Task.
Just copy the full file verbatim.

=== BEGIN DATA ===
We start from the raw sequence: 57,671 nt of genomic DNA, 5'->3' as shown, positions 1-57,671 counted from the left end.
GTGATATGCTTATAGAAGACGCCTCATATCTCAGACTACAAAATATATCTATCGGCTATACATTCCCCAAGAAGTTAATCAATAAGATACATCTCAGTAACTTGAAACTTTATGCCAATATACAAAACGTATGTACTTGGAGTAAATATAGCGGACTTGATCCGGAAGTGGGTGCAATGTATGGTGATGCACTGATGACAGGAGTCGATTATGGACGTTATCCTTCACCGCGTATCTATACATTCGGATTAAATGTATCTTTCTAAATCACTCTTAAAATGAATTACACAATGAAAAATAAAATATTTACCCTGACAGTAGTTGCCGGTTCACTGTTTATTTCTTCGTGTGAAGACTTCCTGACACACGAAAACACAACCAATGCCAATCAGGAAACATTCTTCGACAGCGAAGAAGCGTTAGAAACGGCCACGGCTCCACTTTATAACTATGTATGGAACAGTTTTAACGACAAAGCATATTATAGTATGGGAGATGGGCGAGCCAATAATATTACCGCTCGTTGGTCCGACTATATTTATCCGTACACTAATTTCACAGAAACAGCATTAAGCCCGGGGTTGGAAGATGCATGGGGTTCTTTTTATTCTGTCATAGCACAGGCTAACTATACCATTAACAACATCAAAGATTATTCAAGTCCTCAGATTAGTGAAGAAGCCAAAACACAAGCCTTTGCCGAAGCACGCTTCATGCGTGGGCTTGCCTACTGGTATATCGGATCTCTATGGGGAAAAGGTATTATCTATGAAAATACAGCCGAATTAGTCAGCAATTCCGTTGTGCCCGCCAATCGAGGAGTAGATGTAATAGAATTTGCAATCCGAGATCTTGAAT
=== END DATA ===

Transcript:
We start from the raw sequence: 57,671 nt of genomic DNA, 5'->3' as shown, positions 1-57,671 counted from the left end.
GTGATATGCTTATAGAAGACGCCTCATATCTCAGACTACAAAATATATCTATCGGCTATACATTCCCCAAGAAGTTAATCAATAAGATACATCTCAGTAACTTGAAACTTTATGCCAATATACAAAACGTATGTACTTGGAGTAAATATAGCGGACTTGATCCGGAAGTGGGTGCAATGTATGGTGATGCACTGATGACAGGAGTCGATTATGGACGTTATCCTTCACCGCGTATCTATACATTCGGATTAAATGTATCTTTCTAAATCACTCTTAAAATGAATTACACAATGAAAAATAAAATATTTACCCTGACAGTAGTTGCCGGTTCACTGTTTATTTCTTCGTGTGAAGACTTCCTGACACACGAAAACACAACCAATGCCAATCAGGAAACATTCTTCGACAGCGAAGAAGCGTTAGAAACGGCCACGGCTCCACTTTATAACTATGTATGGAACAGTTTTAACGACAAAGCATATTATAGTATGGGAGATGGGCGAGCCAATAATATTACCGCTCGTTGGTCCGACTATATTTATCCGTACACTAATTTCACAGAAACAGCATTAAGCCCGGGGTTGGAAGATGCATGGGGTTCTTTTTATTCTGTCATAGCACAGGCTAACTATACCATTAACAACATCAAAGATTATTCAAGTCCTCAGATTAGTGAAGAAGCCAAAACACAAGCCTTTGCCGAAGCACGCTTCATGCGTGGGCTTGCCTACTGGTATATCGGATCTCTATGGGGAAAAGGTATTATCTATGAAAATACAGCCGAATTAGTCAGCAATTCCGTTGTGCCCGCCAATCGAGGAGTAGATGTAATAGAATTTGCAATCCGAGATCTTGAAT